The malformations are caused by abnormal development of the fetus, and many are associated with other birth defects. Imperforate anus is a relatively common congenital malformation that occurs in about 1 out of 5,000 infants.
- Absence of anal opening
- Misplaced anal opening
- Anal opening very near the vaginal opening in the female
- No passage of first stool within 24 - 48 hours after birth
- Stool passed by way of vagina, base of penis or scrotum, or urethra
- Abdominal distention
Signs and tests:
A physical examination with check for anal patency in the newborn will show the malformation.
A lower abdominal x-ray or contrast enema may be recommended.
Definition of Imperforate Anus Repair:
Imperforate anus repair is surgery to correct birth defects involving the rectum and anus. An imperforate anus defect prevents little or no stool from passing out of the rectum. Alternative names are Anorectal malformation repair; Perineal anoplasty.
This surgery repairs the defect so that stool can move thru the rectum. If the baby has no anal opening at all, emergency surgery is needed.
The procedure is done under general anesthesia, which means the patient is asleep and feels no pain during the procedure.
Surgery depends on the type of imperforate anus defect.
For a high-type imperforate anus defect, the surgery usually creates a temporary opening for the colon in the abdomen. This is called a colostomy. The baby is allowed to grow for several months before more complex repairs are attempted.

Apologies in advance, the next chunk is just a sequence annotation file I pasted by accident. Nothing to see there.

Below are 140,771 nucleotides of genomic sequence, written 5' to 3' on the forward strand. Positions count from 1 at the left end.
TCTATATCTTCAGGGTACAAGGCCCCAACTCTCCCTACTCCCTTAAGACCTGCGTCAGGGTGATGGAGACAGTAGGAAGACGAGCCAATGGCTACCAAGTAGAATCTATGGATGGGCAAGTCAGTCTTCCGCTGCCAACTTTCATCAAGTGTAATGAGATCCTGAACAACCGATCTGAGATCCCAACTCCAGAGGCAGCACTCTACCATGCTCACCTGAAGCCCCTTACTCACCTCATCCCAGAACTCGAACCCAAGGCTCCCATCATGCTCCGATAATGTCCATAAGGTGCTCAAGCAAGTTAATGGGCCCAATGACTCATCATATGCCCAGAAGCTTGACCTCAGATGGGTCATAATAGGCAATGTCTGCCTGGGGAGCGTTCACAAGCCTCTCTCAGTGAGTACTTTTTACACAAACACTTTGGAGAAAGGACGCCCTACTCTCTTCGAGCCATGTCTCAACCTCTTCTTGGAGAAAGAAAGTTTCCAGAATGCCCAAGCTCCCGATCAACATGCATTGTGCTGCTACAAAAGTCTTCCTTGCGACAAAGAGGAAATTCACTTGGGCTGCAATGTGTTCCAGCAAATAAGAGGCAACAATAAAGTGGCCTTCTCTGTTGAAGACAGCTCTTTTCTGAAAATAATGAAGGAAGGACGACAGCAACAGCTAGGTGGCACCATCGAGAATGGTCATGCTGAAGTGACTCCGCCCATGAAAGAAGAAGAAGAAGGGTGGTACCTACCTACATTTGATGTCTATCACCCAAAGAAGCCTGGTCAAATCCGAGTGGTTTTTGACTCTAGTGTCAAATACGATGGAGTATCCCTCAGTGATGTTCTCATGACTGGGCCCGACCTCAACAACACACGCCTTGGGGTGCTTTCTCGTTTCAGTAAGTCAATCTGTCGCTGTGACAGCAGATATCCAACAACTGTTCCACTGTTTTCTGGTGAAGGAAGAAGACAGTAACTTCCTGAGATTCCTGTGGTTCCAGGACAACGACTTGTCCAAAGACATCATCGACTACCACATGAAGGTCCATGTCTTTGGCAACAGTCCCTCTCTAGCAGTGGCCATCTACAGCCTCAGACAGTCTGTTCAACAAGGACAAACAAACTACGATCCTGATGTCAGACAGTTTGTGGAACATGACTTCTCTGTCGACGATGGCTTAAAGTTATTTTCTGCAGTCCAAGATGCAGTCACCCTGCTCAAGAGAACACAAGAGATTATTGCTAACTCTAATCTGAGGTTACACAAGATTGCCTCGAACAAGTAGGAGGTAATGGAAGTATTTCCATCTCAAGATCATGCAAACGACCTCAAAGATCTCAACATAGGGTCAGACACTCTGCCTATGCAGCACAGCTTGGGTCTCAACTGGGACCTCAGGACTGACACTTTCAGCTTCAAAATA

Surgery for a low-type imperforate anus involves closing any small tube-like openings (fistulas), creating an anal opening, and putting the rectal pouch into the anal opening.
For other related anal repairs, the surgery makes a cut in the abdomen and loosens the colon from nearby structures. This allows the colon to be re-positioned. A cut in the anal area is made to pull the rectal pouch down into place and create an anal opening. A colostomy may be closed during this procedure, or may be left in place for a few more months and closed at a later stage.
A major challenge for these repairs is finding, using, or creating nearby nerve and muscle structures so that the child can move the bowels normally.
Expectations after surgery:
Most anorectal malformations can be corrected successfully with surgery. In most cases, patients recover with normal bowel function. The long-term outlook is excellent if the patient has no other pelvic problems.
The child may spend several days in the hospital. The health care provider will use an instrument to dilate (stretch) the new anus to improve muscle tone and prevent narrowing -- this must be continued for several months. Use of stool softeners and a high-fiber diet are recommended throughout childhood.
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